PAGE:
Head Coach Rex Ryan and the New York Jets received devastating news today: WR Santonio Holmes will miss the rest of the season with a Lisfranc injury, sustained during their punishing loss on Sunday to the San Francisco 49ers. A week after losing shutdown cornerback Darelle Revis, the Jets find their IR list full of star players.
So what the heck is a Lisfranc injury? According to the American Academy of Orthopaedic Surgeons (AAOS):
Lisfranc (midfoot) injuries result if bones in the midfoot are broken or ligaments that support the midfoot are torn. The severity of the injury can vary from simple to complex, involving many joints and bones in the midfoot.
It’s unusual for a single “named” injury to refer to a situation where there may or may not be a fracture; it’s because Lisfranc refers to the anatomic area of the injury. The most common mechanism of injury is when an athlete pushes off the front of the foot and twists it or stumbles over the top of the foot while it is flexed downwards. It is typically a low-energy injury, as was seen with Holmes, who fell before a defender came near him. The AAOS puts it best:
The midfoot is the middle region of the foot, where a cluster of small bones forms an arch on the top of the foot. From this cluster, five long bones (metatarsals) extend to the toes. The bones are held in place by connective tissues (ligaments) that stretch both across and down the foot. However, there is no connective tissue holding the first metatarsal to the second metatarsal. A twisting fall can break or shift (dislocate) these bones out of place.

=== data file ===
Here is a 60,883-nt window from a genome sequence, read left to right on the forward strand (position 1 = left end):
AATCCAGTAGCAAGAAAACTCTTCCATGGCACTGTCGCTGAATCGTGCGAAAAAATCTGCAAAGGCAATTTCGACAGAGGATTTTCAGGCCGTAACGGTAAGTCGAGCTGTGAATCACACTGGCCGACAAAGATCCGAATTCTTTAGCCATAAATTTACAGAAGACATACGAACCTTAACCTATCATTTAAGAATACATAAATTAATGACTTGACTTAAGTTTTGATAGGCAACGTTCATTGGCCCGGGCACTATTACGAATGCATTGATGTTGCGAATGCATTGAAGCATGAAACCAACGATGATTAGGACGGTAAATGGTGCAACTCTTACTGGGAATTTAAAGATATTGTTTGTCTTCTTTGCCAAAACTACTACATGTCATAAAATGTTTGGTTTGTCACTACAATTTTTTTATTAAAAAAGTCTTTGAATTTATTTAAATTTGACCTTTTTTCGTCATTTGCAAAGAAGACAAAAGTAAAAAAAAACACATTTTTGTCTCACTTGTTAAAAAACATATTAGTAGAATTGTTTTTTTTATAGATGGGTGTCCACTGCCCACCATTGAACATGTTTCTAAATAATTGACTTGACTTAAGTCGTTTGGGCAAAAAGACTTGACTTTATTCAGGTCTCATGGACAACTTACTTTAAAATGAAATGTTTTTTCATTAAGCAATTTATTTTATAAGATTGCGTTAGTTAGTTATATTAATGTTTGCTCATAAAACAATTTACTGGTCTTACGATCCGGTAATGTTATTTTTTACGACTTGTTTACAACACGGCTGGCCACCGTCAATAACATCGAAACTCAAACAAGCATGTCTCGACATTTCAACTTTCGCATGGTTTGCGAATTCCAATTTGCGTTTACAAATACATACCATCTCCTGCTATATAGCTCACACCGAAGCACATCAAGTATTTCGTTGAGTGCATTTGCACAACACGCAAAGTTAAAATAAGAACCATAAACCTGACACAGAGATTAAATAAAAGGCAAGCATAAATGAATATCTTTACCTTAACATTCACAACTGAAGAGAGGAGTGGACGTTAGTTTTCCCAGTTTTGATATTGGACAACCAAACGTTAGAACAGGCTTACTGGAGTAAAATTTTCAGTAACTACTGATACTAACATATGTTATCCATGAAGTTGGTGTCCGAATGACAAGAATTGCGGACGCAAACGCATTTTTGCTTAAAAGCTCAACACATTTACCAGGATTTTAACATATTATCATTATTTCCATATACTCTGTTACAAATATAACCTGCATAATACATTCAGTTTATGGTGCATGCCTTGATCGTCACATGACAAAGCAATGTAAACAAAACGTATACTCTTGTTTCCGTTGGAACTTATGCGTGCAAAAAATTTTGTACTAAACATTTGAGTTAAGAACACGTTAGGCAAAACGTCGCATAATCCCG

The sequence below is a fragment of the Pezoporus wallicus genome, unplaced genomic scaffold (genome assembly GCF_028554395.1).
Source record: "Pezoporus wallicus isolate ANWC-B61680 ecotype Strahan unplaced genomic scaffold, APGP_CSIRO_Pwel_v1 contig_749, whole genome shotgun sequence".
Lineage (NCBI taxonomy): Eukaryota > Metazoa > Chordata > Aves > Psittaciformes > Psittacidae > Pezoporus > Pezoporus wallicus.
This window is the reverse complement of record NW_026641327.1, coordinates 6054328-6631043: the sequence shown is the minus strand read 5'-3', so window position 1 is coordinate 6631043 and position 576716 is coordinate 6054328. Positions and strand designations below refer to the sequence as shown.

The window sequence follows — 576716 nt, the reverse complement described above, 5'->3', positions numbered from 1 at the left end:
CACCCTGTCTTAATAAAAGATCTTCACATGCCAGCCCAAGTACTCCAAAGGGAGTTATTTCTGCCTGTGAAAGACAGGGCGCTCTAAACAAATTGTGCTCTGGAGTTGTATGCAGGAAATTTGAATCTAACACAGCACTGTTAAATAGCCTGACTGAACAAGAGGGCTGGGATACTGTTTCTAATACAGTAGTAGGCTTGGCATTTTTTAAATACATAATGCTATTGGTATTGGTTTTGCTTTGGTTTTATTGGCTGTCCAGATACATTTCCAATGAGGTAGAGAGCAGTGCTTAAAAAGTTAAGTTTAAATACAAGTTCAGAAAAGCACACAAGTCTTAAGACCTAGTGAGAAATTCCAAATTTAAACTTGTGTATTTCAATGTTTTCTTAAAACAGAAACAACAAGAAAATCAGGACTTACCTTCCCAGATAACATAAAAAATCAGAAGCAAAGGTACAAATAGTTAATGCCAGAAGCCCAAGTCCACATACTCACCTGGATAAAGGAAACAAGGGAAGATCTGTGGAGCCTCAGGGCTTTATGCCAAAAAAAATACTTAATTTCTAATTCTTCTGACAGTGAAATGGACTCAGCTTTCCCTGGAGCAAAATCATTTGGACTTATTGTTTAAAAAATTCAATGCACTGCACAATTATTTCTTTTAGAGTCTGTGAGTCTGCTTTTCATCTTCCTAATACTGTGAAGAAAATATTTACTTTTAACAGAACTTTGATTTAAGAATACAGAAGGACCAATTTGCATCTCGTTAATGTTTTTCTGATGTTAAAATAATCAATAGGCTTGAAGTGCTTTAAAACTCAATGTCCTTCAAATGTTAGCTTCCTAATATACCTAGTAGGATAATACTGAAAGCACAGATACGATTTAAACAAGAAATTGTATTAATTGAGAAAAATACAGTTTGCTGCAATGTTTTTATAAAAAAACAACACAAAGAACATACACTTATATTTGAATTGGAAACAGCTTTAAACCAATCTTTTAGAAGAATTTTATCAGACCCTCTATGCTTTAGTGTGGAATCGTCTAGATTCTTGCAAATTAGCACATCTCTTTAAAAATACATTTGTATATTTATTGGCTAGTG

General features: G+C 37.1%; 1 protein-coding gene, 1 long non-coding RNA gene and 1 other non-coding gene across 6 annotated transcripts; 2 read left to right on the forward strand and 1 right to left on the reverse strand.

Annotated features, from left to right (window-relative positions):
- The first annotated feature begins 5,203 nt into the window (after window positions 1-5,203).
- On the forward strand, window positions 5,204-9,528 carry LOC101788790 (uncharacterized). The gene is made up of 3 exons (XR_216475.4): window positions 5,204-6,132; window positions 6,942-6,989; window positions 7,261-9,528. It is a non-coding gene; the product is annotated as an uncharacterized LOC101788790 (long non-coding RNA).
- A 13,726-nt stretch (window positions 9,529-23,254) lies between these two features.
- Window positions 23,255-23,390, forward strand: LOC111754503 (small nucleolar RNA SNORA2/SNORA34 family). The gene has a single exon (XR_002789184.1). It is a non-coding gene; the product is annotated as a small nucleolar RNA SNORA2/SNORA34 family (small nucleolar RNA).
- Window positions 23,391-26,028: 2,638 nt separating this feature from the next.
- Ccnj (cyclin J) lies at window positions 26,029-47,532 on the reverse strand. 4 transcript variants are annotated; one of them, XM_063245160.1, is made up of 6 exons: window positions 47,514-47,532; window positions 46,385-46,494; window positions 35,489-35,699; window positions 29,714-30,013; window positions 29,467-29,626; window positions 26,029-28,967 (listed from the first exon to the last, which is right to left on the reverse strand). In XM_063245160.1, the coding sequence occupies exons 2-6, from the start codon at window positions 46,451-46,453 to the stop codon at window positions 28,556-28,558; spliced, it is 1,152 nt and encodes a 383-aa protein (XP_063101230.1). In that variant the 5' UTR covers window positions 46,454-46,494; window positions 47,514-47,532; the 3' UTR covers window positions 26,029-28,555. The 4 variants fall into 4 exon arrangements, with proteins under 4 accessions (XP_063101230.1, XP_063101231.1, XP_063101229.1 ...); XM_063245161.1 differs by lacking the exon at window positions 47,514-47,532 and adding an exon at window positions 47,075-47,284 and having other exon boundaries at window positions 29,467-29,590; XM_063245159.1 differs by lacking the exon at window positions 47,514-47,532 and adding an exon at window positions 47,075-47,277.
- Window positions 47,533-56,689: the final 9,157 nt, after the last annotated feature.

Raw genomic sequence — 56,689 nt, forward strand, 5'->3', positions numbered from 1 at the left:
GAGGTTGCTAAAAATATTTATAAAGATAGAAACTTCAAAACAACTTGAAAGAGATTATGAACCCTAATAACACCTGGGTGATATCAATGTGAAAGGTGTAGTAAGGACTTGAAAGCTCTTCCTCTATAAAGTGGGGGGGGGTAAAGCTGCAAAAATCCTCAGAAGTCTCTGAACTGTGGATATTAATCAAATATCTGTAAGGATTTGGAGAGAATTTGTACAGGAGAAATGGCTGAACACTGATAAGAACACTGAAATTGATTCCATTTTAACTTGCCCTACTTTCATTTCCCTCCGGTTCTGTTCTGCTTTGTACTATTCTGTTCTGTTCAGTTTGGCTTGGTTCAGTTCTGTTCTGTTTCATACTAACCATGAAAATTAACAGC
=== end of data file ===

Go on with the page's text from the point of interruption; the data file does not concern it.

According to ESPN, Holmes has sustained a ligament tear that is significant enough to require surgery. The ligament injury was diagnosed by MRI according to Rex Ryan. There was no mention of a fracture, and Xrays were reportedly negative.
Stephania Bell writes for ESPN on NFL player injuries and their impact on fantasy football. She is a physical therapist who is a board-certified orthopedic clinical specialist and a certified strength and conditioning specialist. In disussing Texans QB Matt Schaub’s Lisfranc injury last year, she referenced an earlier post of her own from 2007. It’s a great read and gives the origin of the name Lisfranc.
As Matt Schaub has proven, NFL players can recover completely from this injury and return to top form. The bad news for the Jets, of course, is that it won’t happen for Santonio Holmes this season.
Melanie Friedlander, MD, is a board-certified general surgeon. You can ask her questions about your favorite NFL athlete’s injury or follow her on Twitter at www.twitter.com/girlsurgeon.